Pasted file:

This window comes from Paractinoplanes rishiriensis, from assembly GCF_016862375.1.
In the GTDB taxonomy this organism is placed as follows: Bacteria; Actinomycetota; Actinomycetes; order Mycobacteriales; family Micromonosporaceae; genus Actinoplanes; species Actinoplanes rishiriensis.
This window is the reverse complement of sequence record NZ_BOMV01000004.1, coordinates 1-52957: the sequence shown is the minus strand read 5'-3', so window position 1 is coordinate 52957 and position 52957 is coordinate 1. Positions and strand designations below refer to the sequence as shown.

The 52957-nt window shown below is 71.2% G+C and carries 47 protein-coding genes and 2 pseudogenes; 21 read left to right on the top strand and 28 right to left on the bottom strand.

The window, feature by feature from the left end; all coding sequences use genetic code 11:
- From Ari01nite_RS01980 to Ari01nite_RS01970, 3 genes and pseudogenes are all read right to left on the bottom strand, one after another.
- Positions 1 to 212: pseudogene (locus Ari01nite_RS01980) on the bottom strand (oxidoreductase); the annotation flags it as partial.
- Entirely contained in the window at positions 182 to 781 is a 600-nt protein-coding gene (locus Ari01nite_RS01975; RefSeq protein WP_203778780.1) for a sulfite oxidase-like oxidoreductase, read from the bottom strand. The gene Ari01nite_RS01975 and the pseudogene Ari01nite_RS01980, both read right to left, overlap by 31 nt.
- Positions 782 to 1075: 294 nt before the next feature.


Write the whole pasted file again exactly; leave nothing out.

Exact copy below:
This window comes from Paractinoplanes rishiriensis, from assembly GCF_016862375.1.
In the GTDB taxonomy this organism is placed as follows: Bacteria; Actinomycetota; Actinomycetes; order Mycobacteriales; family Micromonosporaceae; genus Actinoplanes; species Actinoplanes rishiriensis.
This window is the reverse complement of sequence record NZ_BOMV01000004.1, coordinates 1-52957: the sequence shown is the minus strand read 5'-3', so window position 1 is coordinate 52957 and position 52957 is coordinate 1. Positions and strand designations below refer to the sequence as shown.

The 52957-nt window shown below is 71.2% G+C and carries 47 protein-coding genes and 2 pseudogenes; 21 read left to right on the top strand and 28 right to left on the bottom strand.

The window, feature by feature from the left end; all coding sequences use genetic code 11:
- From Ari01nite_RS01980 to Ari01nite_RS01970, 3 genes and pseudogenes are all read right to left on the bottom strand, one after another.
- Positions 1 to 212: pseudogene (locus Ari01nite_RS01980) on the bottom strand (oxidoreductase); the annotation flags it as partial.
- Entirely contained in the window at positions 182 to 781 is a 600-nt protein-coding gene (locus Ari01nite_RS01975; RefSeq protein WP_203778780.1) for a sulfite oxidase-like oxidoreductase, read from the bottom strand. The gene Ari01nite_RS01975 and the pseudogene Ari01nite_RS01980, both read right to left, overlap by 31 nt.
- Positions 782 to 1075: 294 nt before the next feature.